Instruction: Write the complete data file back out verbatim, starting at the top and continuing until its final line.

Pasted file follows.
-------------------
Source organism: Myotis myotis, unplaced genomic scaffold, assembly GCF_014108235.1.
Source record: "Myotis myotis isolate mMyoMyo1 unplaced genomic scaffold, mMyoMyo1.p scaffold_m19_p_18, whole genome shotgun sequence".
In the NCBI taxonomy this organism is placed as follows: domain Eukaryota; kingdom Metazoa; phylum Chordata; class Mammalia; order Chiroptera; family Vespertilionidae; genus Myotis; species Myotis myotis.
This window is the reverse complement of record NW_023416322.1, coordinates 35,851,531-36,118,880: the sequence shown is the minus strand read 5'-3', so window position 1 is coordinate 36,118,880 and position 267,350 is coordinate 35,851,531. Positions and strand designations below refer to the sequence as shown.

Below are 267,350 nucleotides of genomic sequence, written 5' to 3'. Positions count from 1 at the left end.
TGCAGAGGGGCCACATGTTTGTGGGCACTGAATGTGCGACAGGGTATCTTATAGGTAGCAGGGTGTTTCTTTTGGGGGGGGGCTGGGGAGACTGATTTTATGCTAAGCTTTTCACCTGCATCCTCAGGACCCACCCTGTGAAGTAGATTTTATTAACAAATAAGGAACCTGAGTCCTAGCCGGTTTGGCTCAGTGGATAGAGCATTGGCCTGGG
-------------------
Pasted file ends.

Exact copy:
Source organism: Myotis myotis, unplaced genomic scaffold, assembly GCF_014108235.1.
Source record: "Myotis myotis isolate mMyoMyo1 unplaced genomic scaffold, mMyoMyo1.p scaffold_m19_p_18, whole genome shotgun sequence".
In the NCBI taxonomy this organism is placed as follows: domain Eukaryota; kingdom Metazoa; phylum Chordata; class Mammalia; order Chiroptera; family Vespertilionidae; genus Myotis; species Myotis myotis.
This window is the reverse complement of record NW_023416322.1, coordinates 35,851,531-36,118,880: the sequence shown is the minus strand read 5'-3', so window position 1 is coordinate 36,118,880 and position 267,350 is coordinate 35,851,531. Positions and strand designations below refer to the sequence as shown.

Below are 267,350 nucleotides of genomic sequence, written 5' to 3'. Positions count from 1 at the left end.
TGCAGAGGGGCCACATGTTTGTGGGCACTGAATGTGCGACAGGGTATCTTATAGGTAGCAGGGTGTTTCTTTTGGGGGGGGGCTGGGGAGACTGATTTTATGCTAAGCTTTTCACCTGCATCCTCAGGACCCACCCTGTGAAGTAGATTTTATTAACAAATAAGGAACCTGAGTCCTAGCCGGTTTGGCTCAGTGGATAGAGCATTGGCCTGGG